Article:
Momentum swung the Padres’ way in the fifth inning when they tied it at 2. With Jurickson Profar at third and Juan Soto at first and one out in that inning, deGrom needed to bear down or else this game could have gotten away from the Mets for good. 

This is where deGrom was deGrom. He had no problem in this jam by striking out Manny Machado and Josh Bell to end the Padres’ threat through his slider.

deGrom getting out of a jam in the fifth inning turned out to be the turning point of the game. Who knows how this game ends up if he had not gotten those two much-needed strikeouts?

This set the stage for Alonso to hit a home run in the fifth inning to give the Mets a 3-2 lead.

From there, deGrom finished his night by protecting that lead in the sixth inning. He struck out Jake Cronenworth, forced Brandon Drury to fly out and got Ha-Seong Kim to ground out.

It could have been tempting for Mets manager Buck Showalter to have his ace pitch the seventh after a quick sixth inning, but it was the right move to take him out. He hasn’t gone deep in games this year, so it could have been risky.

No matter. deGrom showed leadership by showing the way to get it done in a game the Mets really needed him. If this was his last game as a Met, it was a memorable one.

Alonso needed that home run after he has been scuffling at the plate lately. He had a hideous Game 1 performance, in which he went 1-for-4 with two strikeouts. He swung at a ball in his last at-bat prior to the home run he hit in Game 2. He was clearly pressing to do something by guessing at every pitch.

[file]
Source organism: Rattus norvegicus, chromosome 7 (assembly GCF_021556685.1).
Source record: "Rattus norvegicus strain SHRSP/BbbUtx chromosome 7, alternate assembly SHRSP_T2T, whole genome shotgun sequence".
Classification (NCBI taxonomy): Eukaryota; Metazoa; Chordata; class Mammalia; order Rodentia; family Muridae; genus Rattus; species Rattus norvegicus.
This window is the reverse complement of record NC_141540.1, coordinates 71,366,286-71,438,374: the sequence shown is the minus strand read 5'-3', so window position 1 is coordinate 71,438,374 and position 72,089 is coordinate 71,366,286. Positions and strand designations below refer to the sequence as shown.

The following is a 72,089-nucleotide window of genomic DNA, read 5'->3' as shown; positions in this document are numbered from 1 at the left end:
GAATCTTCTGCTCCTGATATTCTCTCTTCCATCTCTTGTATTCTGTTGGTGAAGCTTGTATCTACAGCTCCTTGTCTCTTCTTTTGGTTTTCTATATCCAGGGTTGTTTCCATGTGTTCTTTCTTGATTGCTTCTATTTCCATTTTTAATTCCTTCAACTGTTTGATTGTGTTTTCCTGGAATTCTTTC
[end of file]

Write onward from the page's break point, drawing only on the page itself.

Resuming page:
Finally, he got a pitch he needed to hit to hit a home run of Nick Martinez. Maybe this gets him going.

If nothing else, it shows as frustrating as Alonso can be at the plate with his strikeouts, he is still a guy the Mets can trust because eventually, he will break through. It came at the right time. He certainly contributed in a game the Mets really needed him. He has not let his frustration get to him, and that could be his best asset.

It’s been a long time since Lindor had a Met moment. In fact, it’s hard to come up with one this season other than his three-run home run off Braves starter Charlie Morton on July 13 that gave the Mets a 4-0 lead that would turn into a 7-3 victory, good enough to get a series win against the Braves.